'Sacrificial lamb': Proposal to defer 13th month pay castigated


Posted at Oct 09 2020 08:14 AM | Updated as of Oct 09 2020 01:13 PM

'Sacrificial lamb': Proposal to defer 13th month pay castigated 1
People wait for buses after office hours in EDSA Mandaluyong on March 16, 2020. George Calvelo, ABS-CBN News

MANILA (UPDATE) - Labor groups on Friday denounced a proposal to allow distressed small and medium enterprises (SMEs) to defer payment of 13th month pay to their workers in light of the COVID-19 pandemic.

Speaking to Teleradyo, Kilusang Mayong Uno chairperson Elmer Labog urged the government to bail out businesses still struggling to stay afloat as a result of the crisis.

"Mali na gawing sacrificial lamb ang mga manggagawa lalo pa't gipit ngayon at marami ang nangangailangan ng pondo," he said.

(It's wrong to make workers as sacrificial lamb since they are also cash-strapped.)

Should the government grant such a plan, the labor group leader warned some companies may exploit the situation.

"Unang-una 'pag sinabi mong deferred o exempted, marami ang magsasamantala diyan eh. Wala pa ngang pandemya marami na kaming natatanggap na reklamo sa bayaran ng 13th month pay," he said.

(First, if you'll say deferred or exempted, many will exploit the situation. Even before the pandemic, we had received complaints regarding the 13th month pay.)

Instead, he said the government could subsidize the 13th month pay, which is a twelfth of a worker's basic salary and should be given not later than Dec. 24 of every year.

"Kailagan talagang i-release ito lalo't bahagi ito ng tinatawag na pagtugon do'n sa emergencies sa ilalim na COVID-19 pandemic," Labog said.

(It should be released since its part of emergency assistance due to the COVID-19 pandemic.)

For his part, Defend Jobs Philippines spokesperson Christian Lloyd Magsoy said deferment of the government-mandated bonus would become a major burden to workers as Christmas draws nearer.

"Bahagi 'yan ng mga benepisyo na dapat makukuha ng mga manggagawa na hindi dapat ipinagkakait sa kanila," he said.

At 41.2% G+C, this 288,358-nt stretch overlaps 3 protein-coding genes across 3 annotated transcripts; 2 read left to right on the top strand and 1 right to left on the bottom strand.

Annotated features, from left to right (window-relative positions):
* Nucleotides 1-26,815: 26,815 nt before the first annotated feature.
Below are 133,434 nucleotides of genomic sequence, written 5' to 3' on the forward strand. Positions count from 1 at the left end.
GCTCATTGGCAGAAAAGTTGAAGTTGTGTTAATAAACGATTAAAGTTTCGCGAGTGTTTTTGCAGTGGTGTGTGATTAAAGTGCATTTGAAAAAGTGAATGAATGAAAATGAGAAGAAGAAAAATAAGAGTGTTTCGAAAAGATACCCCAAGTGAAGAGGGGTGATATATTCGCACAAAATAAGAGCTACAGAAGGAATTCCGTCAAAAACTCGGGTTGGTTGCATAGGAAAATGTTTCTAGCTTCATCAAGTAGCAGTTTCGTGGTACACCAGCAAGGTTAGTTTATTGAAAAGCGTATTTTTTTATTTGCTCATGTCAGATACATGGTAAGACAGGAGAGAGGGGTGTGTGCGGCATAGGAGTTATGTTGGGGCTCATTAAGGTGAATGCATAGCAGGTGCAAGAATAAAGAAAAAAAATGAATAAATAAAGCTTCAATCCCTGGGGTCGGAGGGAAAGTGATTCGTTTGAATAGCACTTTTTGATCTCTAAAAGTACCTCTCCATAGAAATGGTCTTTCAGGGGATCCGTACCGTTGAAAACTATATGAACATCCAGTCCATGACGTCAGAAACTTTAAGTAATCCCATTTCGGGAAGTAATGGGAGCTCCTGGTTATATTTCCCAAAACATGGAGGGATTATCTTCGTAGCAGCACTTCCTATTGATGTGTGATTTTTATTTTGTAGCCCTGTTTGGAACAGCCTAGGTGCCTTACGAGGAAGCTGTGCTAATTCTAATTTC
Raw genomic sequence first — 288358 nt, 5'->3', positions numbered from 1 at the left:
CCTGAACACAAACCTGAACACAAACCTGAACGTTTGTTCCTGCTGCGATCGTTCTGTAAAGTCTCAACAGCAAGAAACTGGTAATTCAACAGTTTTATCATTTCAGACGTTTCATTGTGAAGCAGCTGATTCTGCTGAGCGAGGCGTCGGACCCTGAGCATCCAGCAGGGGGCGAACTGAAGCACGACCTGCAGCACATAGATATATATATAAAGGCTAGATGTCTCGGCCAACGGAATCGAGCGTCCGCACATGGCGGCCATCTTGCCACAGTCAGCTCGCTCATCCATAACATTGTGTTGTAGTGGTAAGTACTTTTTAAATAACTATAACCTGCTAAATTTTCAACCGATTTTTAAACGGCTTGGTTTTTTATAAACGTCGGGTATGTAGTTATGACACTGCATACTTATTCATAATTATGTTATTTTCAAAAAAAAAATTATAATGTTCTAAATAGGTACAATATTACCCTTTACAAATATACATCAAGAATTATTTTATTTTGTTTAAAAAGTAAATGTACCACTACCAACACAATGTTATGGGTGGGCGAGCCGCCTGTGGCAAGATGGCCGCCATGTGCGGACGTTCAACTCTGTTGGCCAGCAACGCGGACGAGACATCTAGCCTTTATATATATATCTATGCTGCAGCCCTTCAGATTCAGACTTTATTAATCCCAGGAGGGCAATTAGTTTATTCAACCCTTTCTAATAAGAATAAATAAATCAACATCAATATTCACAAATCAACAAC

(It's part of the benefits workers should receive and that should not be deprived to them.)

But if given a company is distressed, they should provide evidence such as audited financial statement to prove their claim, said lawyer Arnel Magcalas.

"Under the labor law, the company can't simply say that they are in distress. It is a factual matter. They should prove it," he said in a separate interview.

Under Presidential Decree 851, distressed employers such as those currently incurring substantial losses are exempted from giving their employees the 13th-month pay. 

Also excused are non-profit institutions and organizations, where their income, whether from donations, contributions, grants and other earnings from any source, have consistently declined by more than forty percent of their normal income for the last 2 years.

Errant companies will be held liable and can face closure or suspension of business operation, said Magcalas, a labor law practitioner.

An aggrieved employee can file a labor complaint before the National Labor Relations Commission (NLRC), he added.

In a virtual briefing Thursday, Labor Secretary Silvestre Bello III said they were mulling a proposal for distressed SMEs to be exempted or defer the payment of 13th month pay to their workers.

Since the coronavirus upended lives and livelihoods, some 13,127 companies had laid off workers or permanently closed while 116,471 others had temporarily closed or observed flexible working arrangements, data from the Department of Labor and Employment (DOLE) showed.

The Employers Confederation of the Philippines (ECOP) earlier said 2 million workers may not receive their 13th month this year.

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